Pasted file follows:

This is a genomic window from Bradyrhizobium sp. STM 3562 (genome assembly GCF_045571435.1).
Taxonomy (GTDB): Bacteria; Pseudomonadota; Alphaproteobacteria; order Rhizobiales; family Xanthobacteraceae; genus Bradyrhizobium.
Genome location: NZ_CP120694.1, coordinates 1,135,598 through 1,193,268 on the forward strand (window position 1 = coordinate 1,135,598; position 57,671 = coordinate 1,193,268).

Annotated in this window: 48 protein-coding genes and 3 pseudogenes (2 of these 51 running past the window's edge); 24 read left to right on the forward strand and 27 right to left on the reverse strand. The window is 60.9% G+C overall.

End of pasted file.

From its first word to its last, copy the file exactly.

This is a genomic window from Bradyrhizobium sp. STM 3562 (genome assembly GCF_045571435.1).
Taxonomy (GTDB): Bacteria; Pseudomonadota; Alphaproteobacteria; order Rhizobiales; family Xanthobacteraceae; genus Bradyrhizobium.
Genome location: NZ_CP120694.1, coordinates 1,135,598 through 1,193,268 on the forward strand (window position 1 = coordinate 1,135,598; position 57,671 = coordinate 1,193,268).

Annotated in this window: 48 protein-coding genes and 3 pseudogenes (2 of these 51 running past the window's edge); 24 read left to right on the forward strand and 27 right to left on the reverse strand. The window is 60.9% G+C overall.